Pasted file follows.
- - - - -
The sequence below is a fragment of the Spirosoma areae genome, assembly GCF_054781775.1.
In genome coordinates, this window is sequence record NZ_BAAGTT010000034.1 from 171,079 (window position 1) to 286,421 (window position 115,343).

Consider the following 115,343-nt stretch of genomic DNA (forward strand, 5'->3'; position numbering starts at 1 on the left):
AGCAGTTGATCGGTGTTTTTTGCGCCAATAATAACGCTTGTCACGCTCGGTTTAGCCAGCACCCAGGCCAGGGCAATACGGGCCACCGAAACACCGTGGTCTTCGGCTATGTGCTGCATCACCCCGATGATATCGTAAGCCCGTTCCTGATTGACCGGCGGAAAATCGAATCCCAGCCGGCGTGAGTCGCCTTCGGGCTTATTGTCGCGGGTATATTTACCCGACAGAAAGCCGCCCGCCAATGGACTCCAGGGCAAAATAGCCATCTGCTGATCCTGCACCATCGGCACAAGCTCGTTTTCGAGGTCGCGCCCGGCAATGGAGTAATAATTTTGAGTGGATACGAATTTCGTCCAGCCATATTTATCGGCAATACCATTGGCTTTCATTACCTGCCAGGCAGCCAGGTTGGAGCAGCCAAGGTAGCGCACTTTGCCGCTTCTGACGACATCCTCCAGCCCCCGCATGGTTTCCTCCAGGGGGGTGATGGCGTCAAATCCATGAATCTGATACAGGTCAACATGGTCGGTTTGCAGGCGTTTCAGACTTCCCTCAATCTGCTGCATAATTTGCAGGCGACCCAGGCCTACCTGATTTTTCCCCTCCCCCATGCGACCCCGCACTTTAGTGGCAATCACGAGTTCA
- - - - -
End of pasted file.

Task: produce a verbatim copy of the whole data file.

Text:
The sequence below is a fragment of the Spirosoma areae genome, assembly GCF_054781775.1.
In genome coordinates, this window is sequence record NZ_BAAGTT010000034.1 from 171,079 (window position 1) to 286,421 (window position 115,343).

Consider the following 115,343-nt stretch of genomic DNA (forward strand, 5'->3'; position numbering starts at 1 on the left):
AGCAGTTGATCGGTGTTTTTTGCGCCAATAATAACGCTTGTCACGCTCGGTTTAGCCAGCACCCAGGCCAGGGCAATACGGGCCACCGAAACACCGTGGTCTTCGGCTATGTGCTGCATCACCCCGATGATATCGTAAGCCCGTTCCTGATTGACCGGCGGAAAATCGAATCCCAGCCGGCGTGAGTCGCCTTCGGGCTTATTGTCGCGGGTATATTTACCCGACAGAAAGCCGCCCGCCAATGGACTCCAGGGCAAAATAGCCATCTGCTGATCCTGCACCATCGGCACAAGCTCGTTTTCGAGGTCGCGCCCGGCAATGGAGTAATAATTTTGAGTGGATACGAATTTCGTCCAGCCATATTTATCGGCAATACCATTGGCTTTCATTACCTGCCAGGCAGCCAGGTTGGAGCAGCCAAGGTAGCGCACTTTGCCGCTTCTGACGACATCCTCCAGCCCCCGCATGGTTTCCTCCAGGGGGGTGATGGCGTCAAATCCATGAATCTGATACAGGTCAACATGGTCGGTTTGCAGGCGTTTCAGACTTCCCTCAATCTGCTGCATAATTTGCAGGCGACCCAGGCCTACCTGATTTTTCCCCTCCCCCATGCGACCCCGCACTTTAGTGGCAATCACGAGTTCA